If none of these treatments seem to work, you can go for medication. Miconazole is available over the counter in the feminine hygiene aisle. The best dosage is the 2% cream tube. And since this medication works specifically for yeast, it should kill sour crop quickly. 

To give miconazole to your hen, you want 1/2 inch cream orally for seven days. The cream won’t taste nice, but it is effective and safe for consumption. 

Vet Treatment

If your hen has had a sour crop for longer than a week, it is time to see a vet. They will better examine your bird and gently remove the infection. Many vets can do a saline flush of the crop. Or they might prescribe an antifungal such as Nystatin. 

What Not To Do

There are a few methods of curing sour crop that can have serious consequences. The primary treatment that you shouldn’t do is “vomiting” your hen. Since chickens can’t throw up, they don’t have the instinct to do it safely. Many chicken owners will swear that flipping the bird upside down and coaxing the crop to empty is the fastest cure. 

But here’s why you don’t want to do that. Many chickens aspirate on the fluid when done incorrectly. They will choke and possibly have permanent damage. Not to mention it will also come out of their nose and cause a lot of pain. 

The other treatment that a lot of people swear by is yogurt. Yogurt is beneficial for its live cultures of good bacteria that help break down the bad. But scientifically, it doesn’t work the same if you already have an infection. Adding good bacteria to an area with a lot of harmful bacteria only turns the good bad. And once you join the dark side, you don’t go back. It is better to kill all bacteria and restart fresh in this case.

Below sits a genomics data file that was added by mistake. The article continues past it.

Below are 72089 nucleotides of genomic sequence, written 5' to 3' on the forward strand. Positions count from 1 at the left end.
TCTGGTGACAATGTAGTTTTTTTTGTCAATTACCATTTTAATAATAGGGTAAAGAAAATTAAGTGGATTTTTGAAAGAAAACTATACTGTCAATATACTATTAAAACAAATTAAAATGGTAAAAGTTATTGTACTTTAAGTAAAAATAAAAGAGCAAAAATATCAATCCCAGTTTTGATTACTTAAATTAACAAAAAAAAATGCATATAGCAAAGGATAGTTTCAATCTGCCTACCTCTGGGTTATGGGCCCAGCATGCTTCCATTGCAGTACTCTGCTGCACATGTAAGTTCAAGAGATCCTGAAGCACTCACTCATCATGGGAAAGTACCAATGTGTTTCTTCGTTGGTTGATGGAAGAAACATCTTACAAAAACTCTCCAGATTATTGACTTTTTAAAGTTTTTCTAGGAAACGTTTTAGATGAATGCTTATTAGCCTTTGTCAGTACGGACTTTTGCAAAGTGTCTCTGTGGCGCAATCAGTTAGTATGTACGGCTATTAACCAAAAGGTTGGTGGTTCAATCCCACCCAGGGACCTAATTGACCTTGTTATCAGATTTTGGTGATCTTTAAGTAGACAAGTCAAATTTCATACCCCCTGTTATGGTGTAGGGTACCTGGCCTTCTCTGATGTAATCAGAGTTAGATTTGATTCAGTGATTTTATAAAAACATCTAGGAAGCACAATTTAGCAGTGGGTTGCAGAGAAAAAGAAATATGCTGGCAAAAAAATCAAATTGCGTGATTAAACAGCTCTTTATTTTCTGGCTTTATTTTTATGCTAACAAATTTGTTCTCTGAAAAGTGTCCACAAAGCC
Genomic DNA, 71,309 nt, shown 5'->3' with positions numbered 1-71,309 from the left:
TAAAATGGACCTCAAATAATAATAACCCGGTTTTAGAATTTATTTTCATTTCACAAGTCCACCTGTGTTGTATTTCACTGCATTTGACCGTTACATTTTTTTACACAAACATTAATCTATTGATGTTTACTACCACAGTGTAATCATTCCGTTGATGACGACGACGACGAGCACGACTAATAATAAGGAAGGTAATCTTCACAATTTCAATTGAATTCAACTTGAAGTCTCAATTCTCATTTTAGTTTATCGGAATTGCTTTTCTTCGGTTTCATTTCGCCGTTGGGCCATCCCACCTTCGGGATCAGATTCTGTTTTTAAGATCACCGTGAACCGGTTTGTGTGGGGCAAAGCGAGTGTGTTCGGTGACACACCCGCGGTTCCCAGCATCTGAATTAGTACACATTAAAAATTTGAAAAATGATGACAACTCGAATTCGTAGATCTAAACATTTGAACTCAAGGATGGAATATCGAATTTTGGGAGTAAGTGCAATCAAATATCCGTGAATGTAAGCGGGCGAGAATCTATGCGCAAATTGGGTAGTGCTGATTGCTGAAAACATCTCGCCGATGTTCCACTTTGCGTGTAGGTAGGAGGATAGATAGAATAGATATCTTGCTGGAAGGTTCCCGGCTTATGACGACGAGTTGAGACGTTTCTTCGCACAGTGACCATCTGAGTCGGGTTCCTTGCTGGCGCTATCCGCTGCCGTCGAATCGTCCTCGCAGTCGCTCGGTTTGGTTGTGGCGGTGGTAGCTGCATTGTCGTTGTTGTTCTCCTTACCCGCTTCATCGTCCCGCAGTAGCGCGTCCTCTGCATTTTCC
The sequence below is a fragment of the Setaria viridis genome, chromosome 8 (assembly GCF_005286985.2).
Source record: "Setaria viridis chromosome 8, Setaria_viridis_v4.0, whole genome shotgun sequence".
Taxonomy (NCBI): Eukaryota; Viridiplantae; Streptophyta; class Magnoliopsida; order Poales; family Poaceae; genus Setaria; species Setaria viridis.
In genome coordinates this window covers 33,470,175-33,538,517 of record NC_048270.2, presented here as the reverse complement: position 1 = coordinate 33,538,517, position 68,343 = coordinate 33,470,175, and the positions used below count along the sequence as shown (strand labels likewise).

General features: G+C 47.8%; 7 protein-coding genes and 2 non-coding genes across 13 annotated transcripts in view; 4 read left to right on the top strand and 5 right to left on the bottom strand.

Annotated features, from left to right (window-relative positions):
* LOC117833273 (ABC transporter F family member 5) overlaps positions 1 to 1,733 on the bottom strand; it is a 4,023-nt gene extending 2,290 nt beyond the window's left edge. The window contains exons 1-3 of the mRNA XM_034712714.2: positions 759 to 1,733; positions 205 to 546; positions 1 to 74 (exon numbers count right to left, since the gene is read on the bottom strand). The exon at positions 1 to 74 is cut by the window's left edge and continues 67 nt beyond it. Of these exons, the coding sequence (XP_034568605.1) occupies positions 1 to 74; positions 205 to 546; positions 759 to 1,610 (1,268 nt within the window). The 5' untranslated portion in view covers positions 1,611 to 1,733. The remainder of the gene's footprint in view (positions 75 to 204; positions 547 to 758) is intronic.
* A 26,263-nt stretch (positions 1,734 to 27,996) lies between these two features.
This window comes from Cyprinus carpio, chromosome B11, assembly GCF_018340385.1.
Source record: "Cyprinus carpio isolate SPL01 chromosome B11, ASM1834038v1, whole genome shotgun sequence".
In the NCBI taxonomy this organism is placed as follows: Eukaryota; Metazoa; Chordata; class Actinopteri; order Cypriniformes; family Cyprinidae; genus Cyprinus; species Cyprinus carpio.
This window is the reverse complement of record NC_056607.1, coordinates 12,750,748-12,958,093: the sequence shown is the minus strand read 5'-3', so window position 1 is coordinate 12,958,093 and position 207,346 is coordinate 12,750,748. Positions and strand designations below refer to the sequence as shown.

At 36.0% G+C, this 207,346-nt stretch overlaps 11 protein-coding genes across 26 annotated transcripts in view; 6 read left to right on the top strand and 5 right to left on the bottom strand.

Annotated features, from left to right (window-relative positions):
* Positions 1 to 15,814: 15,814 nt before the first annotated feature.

Preventative Measures

Preventing chicken sour crop isn’t an easy thing. But you can do something every day to keep your chickens healthy and digestive health up to par. Here is an excellent list of preventative measures for a happy crop. 

  • Freshwater: Giving fresh water to your chickens daily helps clear the crop and keep things moving along. If your water sits for too long, it could grow bacteria that then multiply in the crop. 
  • Grit: Every chicken needs a good quality grit. Grit helps process and grind the chicken’s food efficiently. Without enough grit, your chicken’s crop will start to slowly empty. 
  • Daily Checks: Spending a few extra minutes a day to check your flock for crop issues could save you a lot of time. The faster a problem is discovered, the more chances there are for a quick recovery. 
  • Limit Starch: Pieces of bread, pasta, and potatoes are very starchy and cause crop yeast overgrowth. 
  • Pre And Probiotics: Every well-rounded diet is complete with a high-quality pre and probiotic. These ingredients are essential for good gut health and proper digestion. 

Conclusion

Diagnosing and treating sour crop in chickens doesn’t have to be hard. With fast thinking and patience, your hen will be better in no time. But if the situation is out of control, always be sure to contact your vet. 

Below is a Pinterest friendly photo…. so you can pin it to your Backyard Chicken Board!!